Personal Injury Case Study
The following product liability article discusses a case where a child is burned by a defective toy. It reviews important legal issues including the incident, strict liability, special damages, settlement negotiations, and the final case resolution.
Lori received her daughter Maggie’s Christmas list on which she wrote Polly Palooza. This was a brand new battery operated doll that was nearly impossible to find but worth searching for. On Christmas eve, Lori watched as Maggie opened the Polly Palooza. She installed the batteries and began to play with it according to the packaging directions.
The special thing about Polly was that she walked and talked just like a miniature girl. Polly Palooza was about the size of a regular doll, approximately 12 inches tall and medium width.
Maggie asked her mom if she could sleep with the doll and seeing no problem with that, Lori agreed. In the middle of the night, a connector in the back of the doll ignited and the doll caught fire, which also ignited a portion of Maggie’s pajamas.
This is a classic products liability case. The mechanism that caused the doll to walk and talk was not properly designed or tested which caused it to ignite.
While you cannot point to anything malicious, products liability does not require that standard. Rather, these cases are held to a strict liability standard meaning that you do not have to prove negligence, fault or intent.
If the product, when used for its designed purpose, causes damage such as this then the product designer, manufacturer and distributor can be held strictly liable for any injuries that result.
Maggie’s pajama’s caught fire. Fortunately they were made of anti-flammable fabric and it was quickly extinguished, but not before causing second degree burns to her stomach and upper chest.
Maggie’s mother called 9-1-1, however due to their remote location in the country it would have taken a very long time for EMS to reach their home. Maggie’s mother bundled her into the car and drove the 42 minute drive to the closest hospital.
Not equipped to handle pediatric burns, Maggie had to be transported to another facility 3-hours away. They decided to take her by life flight (even though her injuries were not life threatening) to get her there quickly. Maggie was treated and released two days later, but had to spend Christmas in the hospital.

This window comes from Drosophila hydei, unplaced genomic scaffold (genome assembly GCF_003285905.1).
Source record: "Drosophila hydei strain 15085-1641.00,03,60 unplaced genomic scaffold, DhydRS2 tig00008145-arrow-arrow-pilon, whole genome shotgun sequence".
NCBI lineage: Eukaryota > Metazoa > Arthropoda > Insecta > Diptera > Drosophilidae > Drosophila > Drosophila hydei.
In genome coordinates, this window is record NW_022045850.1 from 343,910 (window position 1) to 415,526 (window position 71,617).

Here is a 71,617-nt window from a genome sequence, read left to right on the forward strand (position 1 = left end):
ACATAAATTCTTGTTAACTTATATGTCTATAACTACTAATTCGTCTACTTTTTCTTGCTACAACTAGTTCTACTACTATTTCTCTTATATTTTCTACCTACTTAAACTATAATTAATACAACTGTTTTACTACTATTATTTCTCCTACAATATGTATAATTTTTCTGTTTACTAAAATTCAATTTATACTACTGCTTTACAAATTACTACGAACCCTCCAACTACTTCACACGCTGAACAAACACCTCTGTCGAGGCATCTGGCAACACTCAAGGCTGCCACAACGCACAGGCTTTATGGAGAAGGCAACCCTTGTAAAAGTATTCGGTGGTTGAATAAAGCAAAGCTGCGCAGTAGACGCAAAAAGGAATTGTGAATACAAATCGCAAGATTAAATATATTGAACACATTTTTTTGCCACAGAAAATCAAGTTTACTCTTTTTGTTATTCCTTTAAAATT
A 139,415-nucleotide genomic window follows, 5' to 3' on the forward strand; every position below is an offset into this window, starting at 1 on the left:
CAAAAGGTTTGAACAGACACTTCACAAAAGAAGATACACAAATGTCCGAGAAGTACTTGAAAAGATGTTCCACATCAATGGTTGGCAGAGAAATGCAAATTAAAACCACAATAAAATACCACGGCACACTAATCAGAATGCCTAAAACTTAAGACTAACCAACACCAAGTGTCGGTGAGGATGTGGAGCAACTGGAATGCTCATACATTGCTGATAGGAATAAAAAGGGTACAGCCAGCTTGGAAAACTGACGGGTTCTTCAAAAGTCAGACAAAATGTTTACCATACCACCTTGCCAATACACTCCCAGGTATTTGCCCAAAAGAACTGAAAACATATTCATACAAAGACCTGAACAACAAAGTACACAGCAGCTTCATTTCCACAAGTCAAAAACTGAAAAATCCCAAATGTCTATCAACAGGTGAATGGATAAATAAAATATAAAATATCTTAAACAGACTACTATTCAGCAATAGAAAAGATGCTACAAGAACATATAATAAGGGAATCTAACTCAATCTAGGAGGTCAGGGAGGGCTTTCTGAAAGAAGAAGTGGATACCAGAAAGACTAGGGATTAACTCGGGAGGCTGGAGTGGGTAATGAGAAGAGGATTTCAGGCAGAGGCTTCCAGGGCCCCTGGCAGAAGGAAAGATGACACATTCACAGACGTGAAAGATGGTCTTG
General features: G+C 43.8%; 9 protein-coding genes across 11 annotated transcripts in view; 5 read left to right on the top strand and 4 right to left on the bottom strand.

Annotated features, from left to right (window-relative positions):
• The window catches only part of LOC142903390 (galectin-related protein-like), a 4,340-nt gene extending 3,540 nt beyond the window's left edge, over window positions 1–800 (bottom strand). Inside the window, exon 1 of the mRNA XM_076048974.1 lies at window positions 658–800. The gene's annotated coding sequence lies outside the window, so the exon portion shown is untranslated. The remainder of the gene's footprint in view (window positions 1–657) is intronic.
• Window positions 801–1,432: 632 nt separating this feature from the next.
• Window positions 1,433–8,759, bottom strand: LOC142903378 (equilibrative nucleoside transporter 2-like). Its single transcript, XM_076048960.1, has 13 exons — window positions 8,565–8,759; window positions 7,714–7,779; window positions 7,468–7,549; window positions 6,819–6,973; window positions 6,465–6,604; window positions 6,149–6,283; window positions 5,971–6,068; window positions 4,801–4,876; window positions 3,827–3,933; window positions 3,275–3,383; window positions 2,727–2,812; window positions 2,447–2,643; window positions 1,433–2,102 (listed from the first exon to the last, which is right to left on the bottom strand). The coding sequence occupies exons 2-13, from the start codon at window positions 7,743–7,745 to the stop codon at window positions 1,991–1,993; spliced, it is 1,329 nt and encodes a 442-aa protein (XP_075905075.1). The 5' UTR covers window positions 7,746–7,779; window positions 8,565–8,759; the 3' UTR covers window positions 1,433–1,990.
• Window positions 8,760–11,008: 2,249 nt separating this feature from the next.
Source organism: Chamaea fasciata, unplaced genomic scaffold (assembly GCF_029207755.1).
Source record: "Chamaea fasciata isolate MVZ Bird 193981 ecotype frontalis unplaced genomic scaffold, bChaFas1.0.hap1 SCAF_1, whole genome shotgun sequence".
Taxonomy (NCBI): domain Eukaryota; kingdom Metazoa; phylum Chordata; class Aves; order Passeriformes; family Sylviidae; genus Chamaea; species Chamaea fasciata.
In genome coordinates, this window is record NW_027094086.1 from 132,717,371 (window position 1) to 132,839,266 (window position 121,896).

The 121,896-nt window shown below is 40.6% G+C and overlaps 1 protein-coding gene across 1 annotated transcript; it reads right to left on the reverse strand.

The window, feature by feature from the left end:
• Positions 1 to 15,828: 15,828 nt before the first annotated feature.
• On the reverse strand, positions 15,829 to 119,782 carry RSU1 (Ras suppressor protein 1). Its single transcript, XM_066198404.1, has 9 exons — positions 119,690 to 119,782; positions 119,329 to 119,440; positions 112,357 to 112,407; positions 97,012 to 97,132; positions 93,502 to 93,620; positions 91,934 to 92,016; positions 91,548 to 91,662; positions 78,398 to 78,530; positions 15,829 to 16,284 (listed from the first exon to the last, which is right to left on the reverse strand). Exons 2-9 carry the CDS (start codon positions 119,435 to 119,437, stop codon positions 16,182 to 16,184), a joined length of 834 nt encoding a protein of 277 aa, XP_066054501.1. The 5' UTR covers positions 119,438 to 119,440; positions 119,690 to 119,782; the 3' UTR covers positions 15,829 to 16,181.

Maggie’s mother did not have medical insurance. Her bills were $12,000 for the life flight, $4,000 for the ER visit and $24,000 for her treatment in the pediatric burn unit. Aside from seeing her doctor two additional times, Maggie had a complete recovery.
Maggie did not have medical insurance, therefore the medical bills of $40,000 were left unpaid. Maggie’s mother was unclear of how to handle the expenses and unfortunately she was referred to collections for failure to pay her daughter’s medical bills.
One of the collection attorneys learned that her medical bills were caused by a faulty doll and without obligation, referred her to a products liability attorney with whom he had attended law school.
He also agreed to put the collections on hold for 30 days to give her time to speak with counsel. Her new attorney contacted the product manufacturer and began the process of submitting a personal injury claim for $200,000.
After 18 months and severely damaged credit, the case settled for $100,000. This covered the medical bills and fees associated with collections in the sum of $5,800.
The court approved a 20% contingency fee to the attorney and the payment of medical bills and collection fees from Maggie’s settlement. The remainder was placed in an interest bearing account for Maggie’s benefit.
- Even if you have a personal injury products liability claim, you can still be referred to collections for failure to pay your medical bills. You need to advise the medical providers that you have a personal injury case.
- Products liability cases can be very difficult to settle due to the expense associated with proving them. These cases often go to trial and you will almost always need attorney services.
- In many states personal injury settlements for children must be court approved to be sure the child’s best interests are being considered.
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